This post addresses the following questions about karma: “How to understand that there is an order of karma governing our lives? And how is it possible that billions of actions of human beings are interconnected across time and space? Is there an entity called ‘God’ who is ‘computing’ these actions to produce results we come across in our lives in the form of the pleasant and unpleasant situations (punya and papa)?”
Let us start from a broad perspective. The vision of the Upanishads is that all that is here is Isvara (which is all knowledge and power). The Upanishads do not say that there is God on one side and the world on the other side. It does not say that after having created the world, God stands separate from it, looks at our actions, and decides to reward or punish us accordingly. This idea implies that God, being outside the world in a remote place called heaven, watches over our actions and gives us moments of joy and suffering according to our behavior.
The vision of God in the Upanishads is totally different. It says everything is pervaded, sustained, permeated by Isvara, like a clay pot is pervaded by clay. It unfolds that every form resolves into another form (pot to clay, atoms, particles etc…) and ultimately there is only one “all knowledge and power” which arranges these particles and atoms in a given order so that this so called universe with varied names and forms can come about. When it is clear to me that there is only “all knowledge and power” which manifests in every form to make it what it is, from the infinitesimally small bacteria to the unimaginably large stars and galaxies, including myself and the events that occur in my life, it changes my understanding of the world fundamentally. Let us see how at so many levels, the entire universe can be seen as this knowledge and power manifested in many different orders.
As our teacher Swami Dayananda says,
“There is a physical universe that follows a physical order which governs the position of stars, galaxies, planets etc. Even a dual phenomenon—the dual behavior of an electron, for instance—is a part of that order. The physical order also covers my physical body, my mind and my senses.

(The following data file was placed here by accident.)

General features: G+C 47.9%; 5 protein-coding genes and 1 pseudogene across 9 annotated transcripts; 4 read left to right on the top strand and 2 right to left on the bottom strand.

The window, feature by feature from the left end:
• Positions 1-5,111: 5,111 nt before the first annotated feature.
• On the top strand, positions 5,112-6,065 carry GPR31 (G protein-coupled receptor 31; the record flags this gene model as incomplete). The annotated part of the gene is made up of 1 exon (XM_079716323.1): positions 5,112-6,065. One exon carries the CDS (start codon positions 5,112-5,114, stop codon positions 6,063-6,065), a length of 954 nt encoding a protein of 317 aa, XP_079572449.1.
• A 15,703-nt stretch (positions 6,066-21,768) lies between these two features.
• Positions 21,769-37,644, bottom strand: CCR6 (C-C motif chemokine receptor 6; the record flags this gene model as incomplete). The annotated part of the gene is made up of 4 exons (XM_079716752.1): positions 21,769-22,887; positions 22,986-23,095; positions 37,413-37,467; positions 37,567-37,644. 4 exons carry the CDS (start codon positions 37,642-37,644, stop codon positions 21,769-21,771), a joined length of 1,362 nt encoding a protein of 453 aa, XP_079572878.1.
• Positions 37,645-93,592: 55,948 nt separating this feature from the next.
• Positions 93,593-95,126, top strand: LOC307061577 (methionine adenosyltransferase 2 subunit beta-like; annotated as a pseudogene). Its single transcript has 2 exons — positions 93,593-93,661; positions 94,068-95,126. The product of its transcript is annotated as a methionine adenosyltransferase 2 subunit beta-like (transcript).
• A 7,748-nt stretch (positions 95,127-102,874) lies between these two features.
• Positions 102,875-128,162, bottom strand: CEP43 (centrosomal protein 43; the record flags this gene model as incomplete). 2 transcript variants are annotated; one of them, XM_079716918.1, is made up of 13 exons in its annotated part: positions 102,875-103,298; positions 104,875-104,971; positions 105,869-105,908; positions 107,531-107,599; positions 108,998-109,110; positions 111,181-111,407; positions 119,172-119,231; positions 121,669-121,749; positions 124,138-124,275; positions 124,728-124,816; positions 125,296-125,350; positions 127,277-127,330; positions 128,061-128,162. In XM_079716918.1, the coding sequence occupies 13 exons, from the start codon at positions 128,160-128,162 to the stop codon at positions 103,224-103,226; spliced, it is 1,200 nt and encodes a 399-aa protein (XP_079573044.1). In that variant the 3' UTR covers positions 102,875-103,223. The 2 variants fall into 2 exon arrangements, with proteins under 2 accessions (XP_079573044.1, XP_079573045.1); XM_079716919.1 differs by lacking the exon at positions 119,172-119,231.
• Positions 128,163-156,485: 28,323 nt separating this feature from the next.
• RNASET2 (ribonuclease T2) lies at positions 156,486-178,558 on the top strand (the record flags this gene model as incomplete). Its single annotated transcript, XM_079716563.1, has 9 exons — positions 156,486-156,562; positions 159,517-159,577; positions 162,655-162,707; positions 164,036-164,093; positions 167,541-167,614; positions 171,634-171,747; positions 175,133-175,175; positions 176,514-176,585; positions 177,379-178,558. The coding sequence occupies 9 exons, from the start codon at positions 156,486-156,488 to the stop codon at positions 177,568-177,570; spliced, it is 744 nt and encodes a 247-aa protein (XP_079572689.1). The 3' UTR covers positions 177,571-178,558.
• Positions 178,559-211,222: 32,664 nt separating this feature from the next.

There is also a biological order because of which there are living beings in this planet. Even in another galaxy, life forms would follow a biological order. There is a physiological order because of which there is illness and health. There is genetics which connects our bodies with generations which past before us- from our great grand father to father etc. There is a psychological order as well. Your anxiety, worry and fear—all these follow a certain order. There is an unconscious in everybody, and that follows a psychological order. Our own psychology is dependent upon people we have met and interacted with and the type of mental framework they enjoyed. Every person’s behavior is within that order. A person cannot behave differently, unless he or she wants to change. Then there is also a cognitive order. The fact that we are able to know, or not know, any given thing reveals an epistemological order.
In addition to presence of all the above orders that are known to us, Upanishads reveal that there is an order of dharma, an order of right and wrong. This order is commonly sensed by all of us; we don’t require someone to preach to us that we should not hurt others. Every being is aware of that. I know very well that I do not want to be hurt by others, and that others do not want to be hurt by me. That I want others to speak truth to me is very clear, and that they expect the same thing from me also is clear. That I don’t want to be taken advantage of, taken for a ride, is very, very clear to me. And I know others expect the same. Law of dharma is the matrix that provides the necessary basis upon which human beings can conduct transactions and interact with the world. The order of dharma is necessary because we are not totally programmed. Being self-conscious, we have the freedom to choose. Our capacity to chose is guided by law of dharma which gives us the understanding of what is right and wrong. That also is part of the order. When you are acting against that order of dharma, there is a corresponding karma. There is papa—a result of your improper action. When you act in accord with dharma, you get punya, which would result in conducive situations. If you understand that there is a law of karma, then you are within order.”